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August 19, 2009

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"A pompous, overpaid [law school] professor will saunter in and begin blathering and bullying them about some obscure case, reveling in her power like a college calculus student picking on the 4th grade arithmetic class"

An (unintentionally?) amusing image ... if the students had taken college calculus and done well in it, they wouldn't be in law school in the first place. Ha ha.

I'm surprised to hear St. John's called a bogus law school. The university itself is quite well-regarded.

Geraldo Rivera graduated from Brooklyn Law School; how bad can it be?

Not everyone is as smart as HalfSigma and can attend one of them there Top 14 law schools and know how to spot prole weddings.

What are the "top 14"? And does, for example, Boston College count? Seems to me certain law schools have a fair amount of pull in the region where they're located - and thus a strong alumni network - but not outside that region. Good luck trying to find a job in Los Angeles with a Suffolk Law diploma, for example. This seems like a fairly New York-centric post.

"What are the "top 14"? And does, for example, Boston College count? Seems to me certain law schools have a fair amount of pull in the region where they're located - and thus a strong alumni network - but not outside that region."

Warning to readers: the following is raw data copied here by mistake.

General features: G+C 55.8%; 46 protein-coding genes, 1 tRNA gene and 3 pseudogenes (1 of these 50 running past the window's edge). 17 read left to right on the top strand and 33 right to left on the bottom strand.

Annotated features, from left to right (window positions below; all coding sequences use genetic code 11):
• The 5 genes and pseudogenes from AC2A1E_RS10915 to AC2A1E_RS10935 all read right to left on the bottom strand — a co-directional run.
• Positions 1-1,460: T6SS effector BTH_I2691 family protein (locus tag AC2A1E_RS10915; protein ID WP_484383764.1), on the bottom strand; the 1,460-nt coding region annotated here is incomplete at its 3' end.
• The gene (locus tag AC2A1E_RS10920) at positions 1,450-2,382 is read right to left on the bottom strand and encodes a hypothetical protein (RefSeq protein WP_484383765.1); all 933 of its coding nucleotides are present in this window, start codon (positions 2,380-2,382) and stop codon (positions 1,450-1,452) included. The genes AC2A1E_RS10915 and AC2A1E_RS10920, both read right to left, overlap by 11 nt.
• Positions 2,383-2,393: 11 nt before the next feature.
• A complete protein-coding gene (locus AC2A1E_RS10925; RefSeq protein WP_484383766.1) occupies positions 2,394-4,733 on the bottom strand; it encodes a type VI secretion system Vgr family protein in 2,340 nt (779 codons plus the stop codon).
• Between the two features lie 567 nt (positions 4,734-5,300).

To quote Siggy, from his prior blog Calico Cat:

"There are only 14 top law schools. That’s right. Not 10, not 15, but 14. They are, in descending order of prestige: Yale, Harvard, Stanford, Columbia, NYU, Chicago, University of Pennsylvania, University of Michigan, University of Virginia, Duke, Northwestern, Cornell, UC Berkeley, and Georgetown."

One thing he mentioned elsewhere, as I recall, is that going to a flagship state university's law school may be okay so long as you plan to work in that state. For instance, the University of Oklahoma law school may be a reasonable option if you're sure that you want to remain in the Sooner State.

http://www.marshalldennehey.com/Bio/CaseySipe.asp

I went to school with this guy and he went to a complete unknown law school. Although, he did graduate cum laude and was a member of the school's law journal. He's now an Associate Attorney. Maybe it's OK to attend a lower tier law school, just as long you graduate near the top of the class and land a good internship. I don't know how much money he makes right now, but I'm sure it's a good starting salary and will continue to increase as he gains experience as an attorney.

I think HS has a good point, but as usual he rather overstates it. Schools outside of the top 14 (why 14 and not 10 or 15?) include Vanderbilt and Notre Dame, as well as good state schools like Illinois and Iowa. Lots of graduates of those schools end up in good jobs, even partnerships at BigLaw firms. And some Yalies don't make partner in BigLaw.